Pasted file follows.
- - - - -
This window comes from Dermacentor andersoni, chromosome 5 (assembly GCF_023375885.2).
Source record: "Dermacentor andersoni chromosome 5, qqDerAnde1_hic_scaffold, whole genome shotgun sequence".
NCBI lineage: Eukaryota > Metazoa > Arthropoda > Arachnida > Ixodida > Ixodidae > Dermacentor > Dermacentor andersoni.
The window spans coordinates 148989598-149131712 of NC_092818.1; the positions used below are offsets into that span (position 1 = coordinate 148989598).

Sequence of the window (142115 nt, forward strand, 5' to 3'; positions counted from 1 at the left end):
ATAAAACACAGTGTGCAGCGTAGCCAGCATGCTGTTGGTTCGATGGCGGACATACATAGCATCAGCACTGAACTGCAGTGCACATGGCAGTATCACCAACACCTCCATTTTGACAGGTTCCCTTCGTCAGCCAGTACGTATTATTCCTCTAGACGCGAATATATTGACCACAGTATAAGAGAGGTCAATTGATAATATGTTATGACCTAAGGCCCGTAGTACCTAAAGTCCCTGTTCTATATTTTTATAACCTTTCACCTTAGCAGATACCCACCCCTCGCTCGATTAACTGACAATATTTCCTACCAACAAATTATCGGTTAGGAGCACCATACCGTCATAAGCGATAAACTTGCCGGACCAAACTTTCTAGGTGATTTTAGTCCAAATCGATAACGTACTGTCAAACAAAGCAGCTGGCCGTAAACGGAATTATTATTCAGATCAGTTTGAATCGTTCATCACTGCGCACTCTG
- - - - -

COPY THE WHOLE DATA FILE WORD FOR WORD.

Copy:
This window comes from Dermacentor andersoni, chromosome 5 (assembly GCF_023375885.2).
Source record: "Dermacentor andersoni chromosome 5, qqDerAnde1_hic_scaffold, whole genome shotgun sequence".
NCBI lineage: Eukaryota > Metazoa > Arthropoda > Arachnida > Ixodida > Ixodidae > Dermacentor > Dermacentor andersoni.
The window spans coordinates 148989598-149131712 of NC_092818.1; the positions used below are offsets into that span (position 1 = coordinate 148989598).

Sequence of the window (142115 nt, forward strand, 5' to 3'; positions counted from 1 at the left end):
ATAAAACACAGTGTGCAGCGTAGCCAGCATGCTGTTGGTTCGATGGCGGACATACATAGCATCAGCACTGAACTGCAGTGCACATGGCAGTATCACCAACACCTCCATTTTGACAGGTTCCCTTCGTCAGCCAGTACGTATTATTCCTCTAGACGCGAATATATTGACCACAGTATAAGAGAGGTCAATTGATAATATGTTATGACCTAAGGCCCGTAGTACCTAAAGTCCCTGTTCTATATTTTTATAACCTTTCACCTTAGCAGATACCCACCCCTCGCTCGATTAACTGACAATATTTCCTACCAACAAATTATCGGTTAGGAGCACCATACCGTCATAAGCGATAAACTTGCCGGACCAAACTTTCTAGGTGATTTTAGTCCAAATCGATAACGTACTGTCAAACAAAGCAGCTGGCCGTAAACGGAATTATTATTCAGATCAGTTTGAATCGTTCATCACTGCGCACTCTG